Former Virginia Governor Doug Wilder vividly writes:
Indeed, even before Bob McDonnell’s resounding victory, the canary had been dead on the floor for months. In Virginia’s most Democratic-friendly regions, the Democrats had been narrowly winning — or outright losing — special elections that should have been taken easily.
He reminds us of the Democratic losses in New Jersey and Virginia, continuing:
After both these debacles, people at the DNC and the White House insisted these were local results with no deeper meaning. Then came Massachusetts. When Scott Brown promised voters he would be the 41st vote in the U.S. Senate to halt the Obama agenda, generally, and the health care plan, in particular, his rise in the polls was meteoric. It’s not rocket science where the American public wants the president to concentrate his energies. In all the above elections I cited, voters were practically screaming one word with four simple letters: Jobs.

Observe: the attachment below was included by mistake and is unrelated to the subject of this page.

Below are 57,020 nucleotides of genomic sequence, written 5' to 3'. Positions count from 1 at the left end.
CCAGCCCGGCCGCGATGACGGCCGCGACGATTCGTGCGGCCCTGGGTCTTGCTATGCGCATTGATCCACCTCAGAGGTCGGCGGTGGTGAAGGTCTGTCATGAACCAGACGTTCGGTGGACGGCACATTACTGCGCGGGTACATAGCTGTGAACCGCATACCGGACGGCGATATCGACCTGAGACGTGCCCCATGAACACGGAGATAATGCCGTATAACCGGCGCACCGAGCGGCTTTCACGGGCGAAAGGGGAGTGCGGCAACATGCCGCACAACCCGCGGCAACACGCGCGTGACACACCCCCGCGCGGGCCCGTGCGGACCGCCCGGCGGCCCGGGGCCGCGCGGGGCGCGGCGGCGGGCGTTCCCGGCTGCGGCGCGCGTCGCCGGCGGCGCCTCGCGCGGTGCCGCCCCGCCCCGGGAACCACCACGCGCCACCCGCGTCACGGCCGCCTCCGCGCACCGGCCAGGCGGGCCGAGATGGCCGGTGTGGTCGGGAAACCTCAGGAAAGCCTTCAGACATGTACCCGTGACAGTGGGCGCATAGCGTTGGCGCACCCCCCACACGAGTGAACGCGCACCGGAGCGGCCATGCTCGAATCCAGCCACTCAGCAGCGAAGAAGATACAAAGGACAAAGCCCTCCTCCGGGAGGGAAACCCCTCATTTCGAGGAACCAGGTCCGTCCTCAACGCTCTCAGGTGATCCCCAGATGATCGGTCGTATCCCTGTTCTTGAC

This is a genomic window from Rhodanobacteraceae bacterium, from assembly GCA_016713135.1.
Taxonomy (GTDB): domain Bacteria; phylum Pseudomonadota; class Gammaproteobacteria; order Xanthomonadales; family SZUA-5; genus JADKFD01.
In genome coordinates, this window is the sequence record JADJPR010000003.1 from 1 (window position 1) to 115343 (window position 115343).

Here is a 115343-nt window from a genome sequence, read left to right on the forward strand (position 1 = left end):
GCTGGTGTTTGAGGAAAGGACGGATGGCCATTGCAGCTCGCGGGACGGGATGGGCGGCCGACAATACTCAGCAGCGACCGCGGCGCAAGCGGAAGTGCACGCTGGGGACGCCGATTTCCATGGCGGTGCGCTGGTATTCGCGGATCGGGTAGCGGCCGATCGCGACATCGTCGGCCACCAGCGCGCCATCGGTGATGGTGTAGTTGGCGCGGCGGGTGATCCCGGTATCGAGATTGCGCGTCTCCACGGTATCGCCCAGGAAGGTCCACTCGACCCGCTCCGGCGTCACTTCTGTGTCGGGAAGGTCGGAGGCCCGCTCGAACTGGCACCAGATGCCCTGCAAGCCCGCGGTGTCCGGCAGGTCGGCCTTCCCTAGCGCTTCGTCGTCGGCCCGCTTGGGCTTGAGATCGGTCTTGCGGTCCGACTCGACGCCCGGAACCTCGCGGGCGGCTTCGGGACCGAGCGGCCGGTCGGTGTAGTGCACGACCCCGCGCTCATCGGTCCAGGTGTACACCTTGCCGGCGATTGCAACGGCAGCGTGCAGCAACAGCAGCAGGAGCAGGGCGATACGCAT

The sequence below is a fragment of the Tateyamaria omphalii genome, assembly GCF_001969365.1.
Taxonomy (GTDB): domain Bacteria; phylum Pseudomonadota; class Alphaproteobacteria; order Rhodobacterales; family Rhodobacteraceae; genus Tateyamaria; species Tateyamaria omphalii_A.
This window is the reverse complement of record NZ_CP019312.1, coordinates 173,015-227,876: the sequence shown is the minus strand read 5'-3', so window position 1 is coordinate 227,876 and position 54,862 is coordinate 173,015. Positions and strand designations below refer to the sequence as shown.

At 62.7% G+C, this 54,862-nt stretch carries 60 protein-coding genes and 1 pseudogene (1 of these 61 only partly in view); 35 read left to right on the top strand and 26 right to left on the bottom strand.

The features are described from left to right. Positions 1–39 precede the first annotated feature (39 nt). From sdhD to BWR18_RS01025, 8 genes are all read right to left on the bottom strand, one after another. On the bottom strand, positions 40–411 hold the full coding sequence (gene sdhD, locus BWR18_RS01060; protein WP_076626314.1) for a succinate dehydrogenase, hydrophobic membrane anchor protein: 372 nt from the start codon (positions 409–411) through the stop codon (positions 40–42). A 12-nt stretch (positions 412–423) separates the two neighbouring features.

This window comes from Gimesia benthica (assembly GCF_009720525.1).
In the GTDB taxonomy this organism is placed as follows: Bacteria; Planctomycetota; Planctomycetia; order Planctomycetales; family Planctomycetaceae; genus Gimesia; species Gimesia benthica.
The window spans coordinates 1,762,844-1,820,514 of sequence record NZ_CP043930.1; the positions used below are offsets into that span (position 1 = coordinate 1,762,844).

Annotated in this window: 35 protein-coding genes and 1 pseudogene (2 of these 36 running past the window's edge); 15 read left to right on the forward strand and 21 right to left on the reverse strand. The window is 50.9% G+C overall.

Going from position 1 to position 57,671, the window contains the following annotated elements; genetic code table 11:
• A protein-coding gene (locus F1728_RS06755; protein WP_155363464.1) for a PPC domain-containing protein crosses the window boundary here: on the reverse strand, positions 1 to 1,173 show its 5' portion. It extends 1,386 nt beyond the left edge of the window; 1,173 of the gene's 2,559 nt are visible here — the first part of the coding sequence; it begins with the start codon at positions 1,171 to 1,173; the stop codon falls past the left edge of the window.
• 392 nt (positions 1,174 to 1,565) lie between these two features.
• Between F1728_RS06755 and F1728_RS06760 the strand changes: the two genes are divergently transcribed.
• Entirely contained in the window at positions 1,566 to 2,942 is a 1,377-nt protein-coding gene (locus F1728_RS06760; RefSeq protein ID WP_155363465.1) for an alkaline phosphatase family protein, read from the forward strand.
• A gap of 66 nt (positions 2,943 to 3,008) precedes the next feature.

His solution: fire DNC Chairman Tim Kaine and a bunch of Obama’s West Wing advisers. He warns: “Unless changes are made at the top, by the top, when the time comes for voters to show how they really feel about Obama, his policies and the messages he sends directly or through the people around him, the president will discover that Virginia, New Jersey and Massachusetts were not just temporary aberrations but, rather, timely expressions of voters who always show that they are ahead of the politicians.”
But so far, there is little indication Obama has learned anything from the string of losses. Yes, he’s holding a health-care summit with Republicans, but only to resell for the umpteenth time the same noxious, publically rejected ObamaCare plan. He’s telling everyone he isn’t “starting over” on health-care reform. His national-security team is berating Republicans for daring to criticize the Obama anti-terrorism approach. The Obama budget is an embarrassment to fiscally sober Democrats and Republicans alike. And not a single key adviser has gotten the axe.
You see, so long as the president remains perfectly content with his harmonious team of advisers, nothing much will change. It is all just as Obama would like it. Well, except for his crater poll numbers, the absence of a single legislative achievement, broad-based opposition to his ultra-liberal domestic agenda, a string of foreign-policy debacles, and the risk he will lose one or both houses of Congress.